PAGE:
Which now brings me to an amp choice. Again, I'm on a bit of a budget so I thought the Emotiva XPA-3 would be a good choice for the front sound stage. I called Emotiva and they flat out told me that because the Onkyo didn't have a trigger for zone one I could not use one of there amps. I don't believe this is true as I know other people of done things to make it work. So I was going to go ahead and order one anyway, even though there own techs had no suggestions. I've phoned there twice. Both times there sales guys were busy. I've left my number twice asking them to phone me back as I would like to order an amp and they have never called back. TWICE!! So now I'm convinced that if Emotiva's sales reps can't even be bothered to make a phone call to make a sale then all the posts I've seen about there poor customer service when it comes to warranty work must be true as well. Company's it seems these days have lost all concepts of customer service and how important it really is. So Onkyo and Emotiva will not get my business.

 

So what I'm really wondering now is. Is there any other amps out there that I can consider for around $1000? I would like one that sounds good for music as well because I listen to a lot of music.  I was going to go with two outlaw mono blocks as I've heard they work really well and that outlaws customer service is very good. But I've read posts that say they didn't sound that great for music and that the Emotiva's sounded better.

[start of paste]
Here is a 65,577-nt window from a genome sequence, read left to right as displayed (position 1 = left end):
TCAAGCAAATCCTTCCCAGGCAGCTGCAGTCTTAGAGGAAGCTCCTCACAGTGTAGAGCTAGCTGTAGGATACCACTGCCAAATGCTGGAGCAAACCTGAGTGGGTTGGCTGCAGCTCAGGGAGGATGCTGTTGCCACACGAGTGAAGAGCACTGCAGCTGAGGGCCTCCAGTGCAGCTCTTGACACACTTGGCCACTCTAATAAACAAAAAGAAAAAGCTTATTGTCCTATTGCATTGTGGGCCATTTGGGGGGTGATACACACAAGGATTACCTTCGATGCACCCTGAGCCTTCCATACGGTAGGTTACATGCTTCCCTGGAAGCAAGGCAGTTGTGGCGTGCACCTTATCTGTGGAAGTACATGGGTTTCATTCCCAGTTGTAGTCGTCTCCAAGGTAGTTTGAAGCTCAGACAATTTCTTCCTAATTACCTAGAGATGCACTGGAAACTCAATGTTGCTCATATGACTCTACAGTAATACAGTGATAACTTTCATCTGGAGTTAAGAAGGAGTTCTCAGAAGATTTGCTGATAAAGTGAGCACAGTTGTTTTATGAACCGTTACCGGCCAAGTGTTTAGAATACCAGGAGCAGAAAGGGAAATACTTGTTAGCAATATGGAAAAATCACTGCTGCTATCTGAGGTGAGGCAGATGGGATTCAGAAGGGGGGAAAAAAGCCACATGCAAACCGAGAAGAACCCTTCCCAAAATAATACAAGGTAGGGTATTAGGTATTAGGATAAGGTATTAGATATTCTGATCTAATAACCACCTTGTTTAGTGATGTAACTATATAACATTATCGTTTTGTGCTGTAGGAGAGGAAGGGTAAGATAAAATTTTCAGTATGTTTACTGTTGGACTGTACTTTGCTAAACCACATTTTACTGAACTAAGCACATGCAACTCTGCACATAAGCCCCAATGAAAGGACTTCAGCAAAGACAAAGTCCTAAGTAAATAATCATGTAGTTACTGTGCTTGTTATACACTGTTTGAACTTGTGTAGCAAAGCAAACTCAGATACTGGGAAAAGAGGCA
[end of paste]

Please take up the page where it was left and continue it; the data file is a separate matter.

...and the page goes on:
Any suggestions would be greatly appreciated.

 

Thanks,

 

Paul
 

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Take a look at this calculator about sound levels and the

Power needed to get loud. Question is, how loud do you

Listen. Using a 100 watts from the Onkyo will sound the same

As a 100 watts from an Emotiva. The Klipsch speakers are

Very efficient and will get obscenely loud with just a bit of power.

http://myhometheater.homestead.com/splcalculator.html


So punching numbers in for your mains at 9 feet of listening,with a 100 watts

Gives you 114dbs....above uncomfortably loud, you are probably

Using less than 10 watts, still very loud! 104dbs.


Your rant about the lack of triggers is justified,hard to believe they would do that.

The Outlaw monos have a signal sensing circuit so, no trigger is needed.